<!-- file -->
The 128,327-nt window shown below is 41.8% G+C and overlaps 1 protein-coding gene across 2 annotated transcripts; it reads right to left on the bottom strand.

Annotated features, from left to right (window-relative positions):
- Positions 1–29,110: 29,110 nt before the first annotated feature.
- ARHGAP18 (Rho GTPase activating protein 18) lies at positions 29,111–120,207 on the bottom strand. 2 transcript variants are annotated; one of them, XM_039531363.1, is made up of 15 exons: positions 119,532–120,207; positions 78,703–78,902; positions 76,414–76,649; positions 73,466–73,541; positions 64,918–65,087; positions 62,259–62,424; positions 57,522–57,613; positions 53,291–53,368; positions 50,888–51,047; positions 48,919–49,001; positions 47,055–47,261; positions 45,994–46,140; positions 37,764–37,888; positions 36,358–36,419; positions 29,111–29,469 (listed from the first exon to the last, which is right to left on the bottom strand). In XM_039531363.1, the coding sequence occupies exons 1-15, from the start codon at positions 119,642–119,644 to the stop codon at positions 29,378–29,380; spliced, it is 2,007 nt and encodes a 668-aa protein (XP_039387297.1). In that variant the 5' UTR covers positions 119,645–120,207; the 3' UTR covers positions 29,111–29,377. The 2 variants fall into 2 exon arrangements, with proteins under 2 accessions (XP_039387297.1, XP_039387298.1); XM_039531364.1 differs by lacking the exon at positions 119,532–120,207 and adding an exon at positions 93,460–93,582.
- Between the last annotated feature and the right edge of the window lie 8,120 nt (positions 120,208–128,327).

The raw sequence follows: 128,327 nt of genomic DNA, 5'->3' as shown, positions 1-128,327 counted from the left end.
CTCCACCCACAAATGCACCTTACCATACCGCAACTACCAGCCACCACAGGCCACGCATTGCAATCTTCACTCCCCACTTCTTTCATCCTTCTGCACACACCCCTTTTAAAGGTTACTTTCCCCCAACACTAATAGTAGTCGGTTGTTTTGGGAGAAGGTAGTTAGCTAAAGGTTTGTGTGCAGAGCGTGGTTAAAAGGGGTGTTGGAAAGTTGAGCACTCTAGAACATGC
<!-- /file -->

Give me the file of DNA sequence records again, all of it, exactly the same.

The 128,327-nt window shown below is 41.8% G+C and overlaps 1 protein-coding gene across 2 annotated transcripts; it reads right to left on the bottom strand.

Annotated features, from left to right (window-relative positions):
- Positions 1–29,110: 29,110 nt before the first annotated feature.
- ARHGAP18 (Rho GTPase activating protein 18) lies at positions 29,111–120,207 on the bottom strand. 2 transcript variants are annotated; one of them, XM_039531363.1, is made up of 15 exons: positions 119,532–120,207; positions 78,703–78,902; positions 76,414–76,649; positions 73,466–73,541; positions 64,918–65,087; positions 62,259–62,424; positions 57,522–57,613; positions 53,291–53,368; positions 50,888–51,047; positions 48,919–49,001; positions 47,055–47,261; positions 45,994–46,140; positions 37,764–37,888; positions 36,358–36,419; positions 29,111–29,469 (listed from the first exon to the last, which is right to left on the bottom strand). In XM_039531363.1, the coding sequence occupies exons 1-15, from the start codon at positions 119,642–119,644 to the stop codon at positions 29,378–29,380; spliced, it is 2,007 nt and encodes a 668-aa protein (XP_039387297.1). In that variant the 5' UTR covers positions 119,645–120,207; the 3' UTR covers positions 29,111–29,377. The 2 variants fall into 2 exon arrangements, with proteins under 2 accessions (XP_039387297.1, XP_039387298.1); XM_039531364.1 differs by lacking the exon at positions 119,532–120,207 and adding an exon at positions 93,460–93,582.
- Between the last annotated feature and the right edge of the window lie 8,120 nt (positions 120,208–128,327).

The raw sequence follows: 128,327 nt of genomic DNA, 5'->3' as shown, positions 1-128,327 counted from the left end.
CTCCACCCACAAATGCACCTTACCATACCGCAACTACCAGCCACCACAGGCCACGCATTGCAATCTTCACTCCCCACTTCTTTCATCCTTCTGCACACACCCCTTTTAAAGGTTACTTTCCCCCAACACTAATAGTAGTCGGTTGTTTTGGGAGAAGGTAGTTAGCTAAAGGTTTGTGTGCAGAGCGTGGTTAAAAGGGGTGTTGGAAAGTTGAGCACTCTAGAACATGC